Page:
Summer in the suburbs

One of the summer activities we look forward to each year in our town is the Central Park Music Series.  (Yes, our town really has a Central Park. And it is central, right next to the downtown shopping blocks. And it’s lovely with a large playground, group picnic area, baseball field, mini train, and even a Japanese tea garden.)

For eight Thursday nights, residents walk or drive to Central Park, stake out their area with blankets or lawn chairs, bring snacks or buy dinner, and enjoy live music from bands that range from jazz to bluegrass to rock. The city police are lenient about concert-goers bringing wine, making the weekly concerts an al fresco cocktail party event for many groups.

Our family has been attending the summer concerts since we moved to this town – when we had just one daughter and pieced together a blanket raft with several other families we knew from school, when I was pregnant with twins and walked to the park on swollen ankles, when we pushed a double-wide stroller, and now when my husband and our oldest daughter are working at the concert.

We’ve seen attendance grow over the years so that the concerts had to move from the small grassy area to the large grassy area – and the audience still spills back across the road onto the playground!

We’ve seen the addition of a dance floor and then a second – so the many exuberant children wanting to jump up and down with the music or run around in circles won’t knock over the serious middle-aged couples practicing their swings and salsas.

We’ve seen food booths erected, giving concert-goers an alternative to preparing a picnic or grabbing a hasty snack on their way to the park. Leave the office early, pick up the kids from day camp, and buy them a slice of pizza at the park while mom and dad feast on Chicken Marsala or prime rib sandwiches.

One of the things I love most about the Central Park Music Series is that it brings together all facets of our community.  Groups of families like my own meet up at the park and the parents chat over a glass of wine while their children wind their way through the sea of blankets to the dance floor, or beg free samples of fruit and chocolate sauce from the fondue restaurant’s booth. Small clusters of teen-agers – boys with their baggy pants hanging low carrying skateboards and girls with their long, straight hair and too short shorts – shyly socialize on the periphery. Organized mid-life couples, unencumbered with young children, stake out the same spot week after week and pull gourmet boxes of crackers and cheese and expensive bottles of wine from their picnic baskets. Bikes and strollers dot the lawn. Tattoos and piercings abound.  This week I sat next to a man, at least ten years older than me, with a flat-top died bright blue. Dogs of every shape and size (yes, there is a concert-going Great Dane!) are tethered to their owners’ lawn chairs and strain at their leashes to sniff out the salami being sliced on the blanket next door.  Frail, white-haired seniors, pushed to the park from the retirement apartments next door, are parked on the path around the green, where they sit in wheelchairs, hands in their laps and heads bowed, appearing to doze but presumably enjoying the fresh air and commotion around them.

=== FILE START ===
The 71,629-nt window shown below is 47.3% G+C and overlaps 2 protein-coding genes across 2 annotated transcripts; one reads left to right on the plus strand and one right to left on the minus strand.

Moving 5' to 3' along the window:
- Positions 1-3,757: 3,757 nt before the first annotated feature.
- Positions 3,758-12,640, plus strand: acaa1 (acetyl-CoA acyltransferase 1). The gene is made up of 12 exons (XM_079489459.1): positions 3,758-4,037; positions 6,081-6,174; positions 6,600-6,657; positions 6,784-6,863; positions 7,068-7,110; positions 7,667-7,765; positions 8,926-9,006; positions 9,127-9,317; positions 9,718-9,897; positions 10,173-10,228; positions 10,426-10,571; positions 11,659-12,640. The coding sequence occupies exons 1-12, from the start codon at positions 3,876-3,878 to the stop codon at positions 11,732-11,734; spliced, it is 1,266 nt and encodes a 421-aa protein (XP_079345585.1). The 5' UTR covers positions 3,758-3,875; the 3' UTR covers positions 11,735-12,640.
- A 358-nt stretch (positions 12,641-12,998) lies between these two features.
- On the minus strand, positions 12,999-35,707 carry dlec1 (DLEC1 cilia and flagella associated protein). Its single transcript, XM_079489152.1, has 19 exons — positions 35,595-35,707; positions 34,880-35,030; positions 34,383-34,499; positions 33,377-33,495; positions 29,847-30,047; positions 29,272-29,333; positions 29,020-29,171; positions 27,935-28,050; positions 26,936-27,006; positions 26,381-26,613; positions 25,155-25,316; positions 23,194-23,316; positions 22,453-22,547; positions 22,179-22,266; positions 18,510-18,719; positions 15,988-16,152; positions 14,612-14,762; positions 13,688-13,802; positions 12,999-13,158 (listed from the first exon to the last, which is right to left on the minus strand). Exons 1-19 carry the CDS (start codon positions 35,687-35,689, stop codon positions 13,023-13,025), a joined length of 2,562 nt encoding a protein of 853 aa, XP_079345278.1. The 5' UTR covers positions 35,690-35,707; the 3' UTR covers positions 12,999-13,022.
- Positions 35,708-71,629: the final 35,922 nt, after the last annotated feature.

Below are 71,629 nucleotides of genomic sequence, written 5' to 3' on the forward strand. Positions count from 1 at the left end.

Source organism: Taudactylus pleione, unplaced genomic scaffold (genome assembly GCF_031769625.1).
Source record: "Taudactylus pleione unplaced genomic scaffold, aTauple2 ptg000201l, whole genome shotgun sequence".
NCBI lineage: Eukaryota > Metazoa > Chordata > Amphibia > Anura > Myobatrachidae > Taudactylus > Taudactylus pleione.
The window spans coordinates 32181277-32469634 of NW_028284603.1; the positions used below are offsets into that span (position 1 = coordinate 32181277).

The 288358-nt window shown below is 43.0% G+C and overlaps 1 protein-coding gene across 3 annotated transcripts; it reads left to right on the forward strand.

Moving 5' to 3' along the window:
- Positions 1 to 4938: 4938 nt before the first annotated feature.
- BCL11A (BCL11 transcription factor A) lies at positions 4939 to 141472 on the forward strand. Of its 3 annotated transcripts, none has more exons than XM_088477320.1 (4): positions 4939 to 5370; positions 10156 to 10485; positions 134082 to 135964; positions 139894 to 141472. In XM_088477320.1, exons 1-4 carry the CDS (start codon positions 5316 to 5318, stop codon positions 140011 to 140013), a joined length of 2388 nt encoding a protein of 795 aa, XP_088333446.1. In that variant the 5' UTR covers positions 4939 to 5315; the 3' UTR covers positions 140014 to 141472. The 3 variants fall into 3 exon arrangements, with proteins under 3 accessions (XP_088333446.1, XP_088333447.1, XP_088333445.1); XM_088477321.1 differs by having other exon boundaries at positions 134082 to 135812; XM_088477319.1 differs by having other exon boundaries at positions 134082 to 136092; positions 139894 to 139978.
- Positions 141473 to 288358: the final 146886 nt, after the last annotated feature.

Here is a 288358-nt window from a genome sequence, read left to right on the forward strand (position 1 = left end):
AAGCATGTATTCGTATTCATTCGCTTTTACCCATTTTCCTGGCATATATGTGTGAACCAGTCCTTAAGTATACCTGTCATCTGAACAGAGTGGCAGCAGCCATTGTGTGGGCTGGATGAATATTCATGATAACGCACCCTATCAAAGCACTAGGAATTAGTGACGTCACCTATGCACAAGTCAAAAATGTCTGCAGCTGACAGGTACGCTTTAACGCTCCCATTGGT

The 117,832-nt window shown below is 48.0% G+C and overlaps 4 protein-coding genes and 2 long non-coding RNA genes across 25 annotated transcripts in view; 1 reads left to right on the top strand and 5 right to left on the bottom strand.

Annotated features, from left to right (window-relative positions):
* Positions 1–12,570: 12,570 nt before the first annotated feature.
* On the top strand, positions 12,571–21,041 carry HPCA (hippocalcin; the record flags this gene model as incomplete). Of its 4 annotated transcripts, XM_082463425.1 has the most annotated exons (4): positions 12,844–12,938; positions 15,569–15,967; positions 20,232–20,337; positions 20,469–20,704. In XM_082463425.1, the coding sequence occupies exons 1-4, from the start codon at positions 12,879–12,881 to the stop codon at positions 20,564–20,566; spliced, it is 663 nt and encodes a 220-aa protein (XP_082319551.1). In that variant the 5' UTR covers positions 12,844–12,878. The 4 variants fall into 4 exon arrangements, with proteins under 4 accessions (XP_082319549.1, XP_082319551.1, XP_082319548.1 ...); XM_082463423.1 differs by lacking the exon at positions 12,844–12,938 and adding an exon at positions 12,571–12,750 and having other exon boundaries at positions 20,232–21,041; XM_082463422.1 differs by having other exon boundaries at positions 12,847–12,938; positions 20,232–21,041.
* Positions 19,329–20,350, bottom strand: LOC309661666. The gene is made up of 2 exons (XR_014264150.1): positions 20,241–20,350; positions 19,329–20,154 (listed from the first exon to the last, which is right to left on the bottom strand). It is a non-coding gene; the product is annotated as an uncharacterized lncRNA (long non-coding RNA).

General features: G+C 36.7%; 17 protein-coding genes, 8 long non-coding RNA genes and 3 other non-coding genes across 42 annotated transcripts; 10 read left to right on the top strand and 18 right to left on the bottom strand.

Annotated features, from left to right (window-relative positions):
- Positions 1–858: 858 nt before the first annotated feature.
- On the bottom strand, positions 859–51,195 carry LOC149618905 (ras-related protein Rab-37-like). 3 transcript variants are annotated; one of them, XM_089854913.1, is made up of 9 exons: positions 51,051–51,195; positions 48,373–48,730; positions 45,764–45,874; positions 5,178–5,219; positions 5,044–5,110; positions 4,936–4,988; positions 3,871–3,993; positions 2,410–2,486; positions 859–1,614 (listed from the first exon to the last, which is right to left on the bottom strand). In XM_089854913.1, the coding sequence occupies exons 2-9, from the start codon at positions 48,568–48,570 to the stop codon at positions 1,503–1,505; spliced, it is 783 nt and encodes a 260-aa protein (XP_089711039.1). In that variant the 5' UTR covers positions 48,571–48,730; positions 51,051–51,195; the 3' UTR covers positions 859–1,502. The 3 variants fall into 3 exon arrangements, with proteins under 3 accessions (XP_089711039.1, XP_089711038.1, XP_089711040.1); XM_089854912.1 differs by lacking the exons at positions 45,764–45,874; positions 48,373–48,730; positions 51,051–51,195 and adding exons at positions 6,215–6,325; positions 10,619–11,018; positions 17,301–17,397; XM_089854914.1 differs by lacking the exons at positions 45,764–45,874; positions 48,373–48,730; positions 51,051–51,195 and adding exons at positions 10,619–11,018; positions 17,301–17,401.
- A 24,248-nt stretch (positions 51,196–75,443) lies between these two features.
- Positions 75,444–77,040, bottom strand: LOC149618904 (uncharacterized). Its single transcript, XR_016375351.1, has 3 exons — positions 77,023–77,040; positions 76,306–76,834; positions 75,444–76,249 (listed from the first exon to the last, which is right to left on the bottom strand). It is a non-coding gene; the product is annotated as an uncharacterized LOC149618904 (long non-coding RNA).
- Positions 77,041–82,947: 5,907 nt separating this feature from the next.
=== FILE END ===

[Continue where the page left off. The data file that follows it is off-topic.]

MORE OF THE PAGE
Our town has a somewhat coastal climate and by evening, as the fog rolls in 15 miles to the west, it brings a cool breeze.  Central Park, however, seems to be sheltered,  and the evening air remains comfortable.

And when the sun starts to set, it turns the palm trees golden and the band begins playing its final tune. Picnic baskets are repacked, blankets are rolled up, children are collected, friends hug good-bye, and it’s time to wander home.  Until next Thursday.

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